A FRAMEWORK FOR THE MODERN GRASSROOTS COACH

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Here is a framework that I have been using for my coaching over the last few years. It has helped me to critically analyse my work and has proven to be a simple yet invaluable reference point when planning my sessions.

A good coach can blur the lines between the training session and the real game.

Soccer coaching is not about players learning drills but about educating and inspiring them to learn to think for themselves.

Training should always reflect the real game.

The best way to learn is by doing.

The warm up should be part of the learning process, not preparation for it. Prepare the brain and body.

The warm-up can include the technical and the tactical aims plus co-ordination, balance and speed training to help improve Fundamental Movement Skills (FMS).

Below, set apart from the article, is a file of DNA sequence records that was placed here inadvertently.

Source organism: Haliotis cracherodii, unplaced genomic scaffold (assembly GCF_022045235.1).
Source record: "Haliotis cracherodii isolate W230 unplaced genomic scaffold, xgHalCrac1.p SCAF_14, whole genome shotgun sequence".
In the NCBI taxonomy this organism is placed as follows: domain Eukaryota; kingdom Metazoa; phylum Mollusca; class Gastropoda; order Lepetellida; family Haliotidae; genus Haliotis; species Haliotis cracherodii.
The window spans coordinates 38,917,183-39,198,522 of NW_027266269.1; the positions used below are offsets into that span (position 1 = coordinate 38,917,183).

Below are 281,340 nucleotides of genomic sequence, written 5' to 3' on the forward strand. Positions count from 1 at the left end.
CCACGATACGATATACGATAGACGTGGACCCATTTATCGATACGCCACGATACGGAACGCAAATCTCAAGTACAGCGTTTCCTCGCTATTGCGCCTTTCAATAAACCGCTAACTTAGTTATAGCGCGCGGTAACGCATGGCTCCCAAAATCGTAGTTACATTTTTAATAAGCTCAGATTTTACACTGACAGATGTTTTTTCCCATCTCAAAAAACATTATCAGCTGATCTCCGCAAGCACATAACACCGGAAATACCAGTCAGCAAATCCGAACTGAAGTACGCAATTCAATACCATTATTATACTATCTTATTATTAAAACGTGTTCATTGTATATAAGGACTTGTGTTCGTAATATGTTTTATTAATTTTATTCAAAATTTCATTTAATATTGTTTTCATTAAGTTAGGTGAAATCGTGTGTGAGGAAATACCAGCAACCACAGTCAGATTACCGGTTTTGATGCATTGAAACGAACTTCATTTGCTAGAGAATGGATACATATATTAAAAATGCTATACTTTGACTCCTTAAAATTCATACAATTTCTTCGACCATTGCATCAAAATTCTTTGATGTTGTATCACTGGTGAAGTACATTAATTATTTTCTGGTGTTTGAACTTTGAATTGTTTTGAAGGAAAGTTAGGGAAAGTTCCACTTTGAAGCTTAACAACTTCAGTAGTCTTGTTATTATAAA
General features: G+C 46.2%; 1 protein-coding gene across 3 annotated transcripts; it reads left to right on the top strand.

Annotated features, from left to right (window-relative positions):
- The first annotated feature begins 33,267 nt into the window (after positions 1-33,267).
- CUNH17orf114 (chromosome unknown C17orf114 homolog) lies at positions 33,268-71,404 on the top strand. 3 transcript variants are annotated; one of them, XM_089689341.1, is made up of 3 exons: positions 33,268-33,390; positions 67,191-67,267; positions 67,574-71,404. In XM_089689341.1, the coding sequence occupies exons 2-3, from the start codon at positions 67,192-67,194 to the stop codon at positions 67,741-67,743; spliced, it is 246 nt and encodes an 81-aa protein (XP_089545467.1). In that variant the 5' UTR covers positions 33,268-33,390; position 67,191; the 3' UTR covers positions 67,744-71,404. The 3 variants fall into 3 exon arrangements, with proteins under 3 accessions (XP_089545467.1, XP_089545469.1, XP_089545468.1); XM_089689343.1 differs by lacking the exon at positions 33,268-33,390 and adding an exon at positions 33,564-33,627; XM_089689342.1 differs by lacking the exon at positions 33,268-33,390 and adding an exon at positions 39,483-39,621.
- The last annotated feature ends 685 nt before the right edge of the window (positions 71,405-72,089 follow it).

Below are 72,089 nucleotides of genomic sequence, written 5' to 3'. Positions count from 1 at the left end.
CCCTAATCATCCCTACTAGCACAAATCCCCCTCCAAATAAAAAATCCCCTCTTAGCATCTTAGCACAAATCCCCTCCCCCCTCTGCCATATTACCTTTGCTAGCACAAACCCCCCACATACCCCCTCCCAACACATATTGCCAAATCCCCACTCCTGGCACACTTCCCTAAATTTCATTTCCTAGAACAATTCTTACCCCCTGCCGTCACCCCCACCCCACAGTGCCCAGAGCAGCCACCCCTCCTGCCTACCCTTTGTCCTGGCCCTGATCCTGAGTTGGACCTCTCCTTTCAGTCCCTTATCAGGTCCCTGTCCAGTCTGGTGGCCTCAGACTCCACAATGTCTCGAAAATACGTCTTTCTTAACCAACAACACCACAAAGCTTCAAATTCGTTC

Contextualise your aims within match realistic situations/drills.

Do not underestimate the possibility that children can play train, have fun and learn at the same time.

Encourage and help create a desire to win back the ball that is equal to the satisfaction of having possession of the ball, something that came naturally to the street footballers of the past.

It is not how I coach. It is how they learn.

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